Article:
“is the supreme end of my life, and I value my life only as it is capable of being referred to the purposes of his honour !"] and to die is gain, and what I shall choose I wot not, for I am in a strait hetwixt two, having a desire to depart and be with Christ, (the mere man I speak of] which is far better, nevertheless to abide in the flesh is more needful for you : That your rejoicing may be more abundant in Jesus Christ [the same mere man] hy my coming to you again. Only let your conversation be as it becometh the gospel of Christ, (viz., the gospel of a mere man ;] -in nothing terrified by your adversaries—for to yon it is given in behalf of Christ [iv behalf of a mere man!] not only to believe in him, but also to suffer for his sake,' [for the sake of the same mere man!] A strange doctrine this indeed!

But to proceed : Chap. ii, 1, we read, “If there he any consolation in Christ, [that is, on the principles I oppose, in a mere man!] if any comfort of love, if any fellowship of the Spirit, fulfil ye my joy:-And let this mind be in you which was also in Christ Jesus, who [though but a mere man, that had no existence till boru at Bethlehem, in the days of Augustus Cæsar, yet] being, unapxwv, subsisting in the form of God (that is, say the Socinians, being endowed, like Moses and others, with the power of working miracles !] thought it not robbery to be equal with God,' a mere man thought it not robbery to be equal with God! or as the Doctor's party, contrary to the natural and proper import of the words, wish to translate it, did not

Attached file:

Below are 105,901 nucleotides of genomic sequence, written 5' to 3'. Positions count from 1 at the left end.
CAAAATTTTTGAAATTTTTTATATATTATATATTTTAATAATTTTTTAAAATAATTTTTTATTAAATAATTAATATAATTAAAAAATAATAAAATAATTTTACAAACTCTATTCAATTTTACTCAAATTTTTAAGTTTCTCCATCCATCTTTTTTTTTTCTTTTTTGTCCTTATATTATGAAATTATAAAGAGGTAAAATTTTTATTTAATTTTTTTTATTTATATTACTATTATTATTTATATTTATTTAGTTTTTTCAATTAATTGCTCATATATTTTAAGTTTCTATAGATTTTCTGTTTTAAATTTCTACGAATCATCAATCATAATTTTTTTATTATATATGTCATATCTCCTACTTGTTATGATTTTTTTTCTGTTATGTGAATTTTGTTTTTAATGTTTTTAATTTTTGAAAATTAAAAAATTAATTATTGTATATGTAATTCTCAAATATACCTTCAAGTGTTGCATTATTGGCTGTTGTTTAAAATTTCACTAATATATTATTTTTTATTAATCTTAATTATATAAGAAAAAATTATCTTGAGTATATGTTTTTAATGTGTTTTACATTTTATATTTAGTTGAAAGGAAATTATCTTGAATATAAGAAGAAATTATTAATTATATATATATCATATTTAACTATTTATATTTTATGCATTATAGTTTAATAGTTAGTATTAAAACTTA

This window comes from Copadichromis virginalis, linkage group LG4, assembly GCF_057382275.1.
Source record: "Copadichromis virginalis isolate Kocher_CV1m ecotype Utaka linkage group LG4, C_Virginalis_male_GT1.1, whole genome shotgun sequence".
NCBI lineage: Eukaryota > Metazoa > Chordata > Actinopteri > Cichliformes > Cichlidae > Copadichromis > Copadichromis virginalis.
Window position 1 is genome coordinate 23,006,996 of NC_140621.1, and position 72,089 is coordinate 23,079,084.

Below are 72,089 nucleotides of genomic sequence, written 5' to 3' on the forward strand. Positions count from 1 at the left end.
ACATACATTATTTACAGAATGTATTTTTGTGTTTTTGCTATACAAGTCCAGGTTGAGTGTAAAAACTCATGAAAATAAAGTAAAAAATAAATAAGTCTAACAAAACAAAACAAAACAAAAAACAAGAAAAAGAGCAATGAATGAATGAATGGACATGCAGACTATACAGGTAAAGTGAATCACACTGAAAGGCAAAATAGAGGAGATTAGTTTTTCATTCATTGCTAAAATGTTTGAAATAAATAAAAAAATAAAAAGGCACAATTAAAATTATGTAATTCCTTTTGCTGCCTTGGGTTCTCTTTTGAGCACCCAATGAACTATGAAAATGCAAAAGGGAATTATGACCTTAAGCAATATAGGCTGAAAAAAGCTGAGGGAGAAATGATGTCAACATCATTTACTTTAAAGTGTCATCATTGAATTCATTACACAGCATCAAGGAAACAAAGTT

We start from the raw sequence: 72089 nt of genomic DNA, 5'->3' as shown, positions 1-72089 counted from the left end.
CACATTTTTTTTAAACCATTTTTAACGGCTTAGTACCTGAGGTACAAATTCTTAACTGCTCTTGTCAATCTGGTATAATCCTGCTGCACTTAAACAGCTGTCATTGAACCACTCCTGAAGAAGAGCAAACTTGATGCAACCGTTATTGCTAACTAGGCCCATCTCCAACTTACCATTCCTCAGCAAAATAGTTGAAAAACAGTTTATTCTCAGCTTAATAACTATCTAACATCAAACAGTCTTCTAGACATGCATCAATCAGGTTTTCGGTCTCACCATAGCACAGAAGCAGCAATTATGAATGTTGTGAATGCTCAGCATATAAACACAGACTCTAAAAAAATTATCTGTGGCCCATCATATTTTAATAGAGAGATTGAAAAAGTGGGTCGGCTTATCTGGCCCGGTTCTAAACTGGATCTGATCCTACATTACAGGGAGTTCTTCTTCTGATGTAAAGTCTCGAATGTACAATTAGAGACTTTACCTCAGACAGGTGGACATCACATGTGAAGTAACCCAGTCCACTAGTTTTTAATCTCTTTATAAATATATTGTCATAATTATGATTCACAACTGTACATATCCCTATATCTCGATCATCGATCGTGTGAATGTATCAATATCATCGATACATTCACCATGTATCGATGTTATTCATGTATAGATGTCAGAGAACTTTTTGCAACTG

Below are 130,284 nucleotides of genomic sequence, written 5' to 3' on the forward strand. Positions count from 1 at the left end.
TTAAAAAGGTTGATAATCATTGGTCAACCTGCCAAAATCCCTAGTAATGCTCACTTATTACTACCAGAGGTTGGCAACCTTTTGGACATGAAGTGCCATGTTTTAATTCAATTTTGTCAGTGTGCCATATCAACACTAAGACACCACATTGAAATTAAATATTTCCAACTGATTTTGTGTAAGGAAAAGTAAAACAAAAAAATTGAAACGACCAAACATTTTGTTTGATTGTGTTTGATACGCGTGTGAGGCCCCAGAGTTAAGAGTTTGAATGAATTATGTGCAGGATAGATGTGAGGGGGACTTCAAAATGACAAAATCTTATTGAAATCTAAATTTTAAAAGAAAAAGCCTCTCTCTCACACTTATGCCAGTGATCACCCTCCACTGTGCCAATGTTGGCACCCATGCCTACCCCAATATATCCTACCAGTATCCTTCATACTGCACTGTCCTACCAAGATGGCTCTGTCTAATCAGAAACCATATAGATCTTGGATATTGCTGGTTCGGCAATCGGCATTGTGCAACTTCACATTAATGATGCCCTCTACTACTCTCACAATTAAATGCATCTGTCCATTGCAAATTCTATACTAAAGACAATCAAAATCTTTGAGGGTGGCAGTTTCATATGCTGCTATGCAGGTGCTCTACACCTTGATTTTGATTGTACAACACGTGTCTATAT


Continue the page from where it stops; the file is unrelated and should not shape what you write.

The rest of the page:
assume an equality with God, that is, a mere man manifested great humility in not assuming an equality with God! The apostle goes on, but emptied himself, taking the form of a servant, made in the likeness of men [that is, a mere man, who was made in the likeness of men, and emptied himself' that he might be made in that likeness !] And being found in fashion as a man, [for in what other fashion was it reasonable to suppose a mere man could be found ?] he humbled himself [still more] and became obedient unto death. -Wherefore God also hath highly exalted him, and given him a name above every name, that at the name of Jesus, (viz., the name of a mere man !) every knee should bow, of those in heaven, and those in earth, and those under the earth ; and that every tongue should confess that Jesus Christ [a mere mau !] is Lord, to the glory of God the Father!'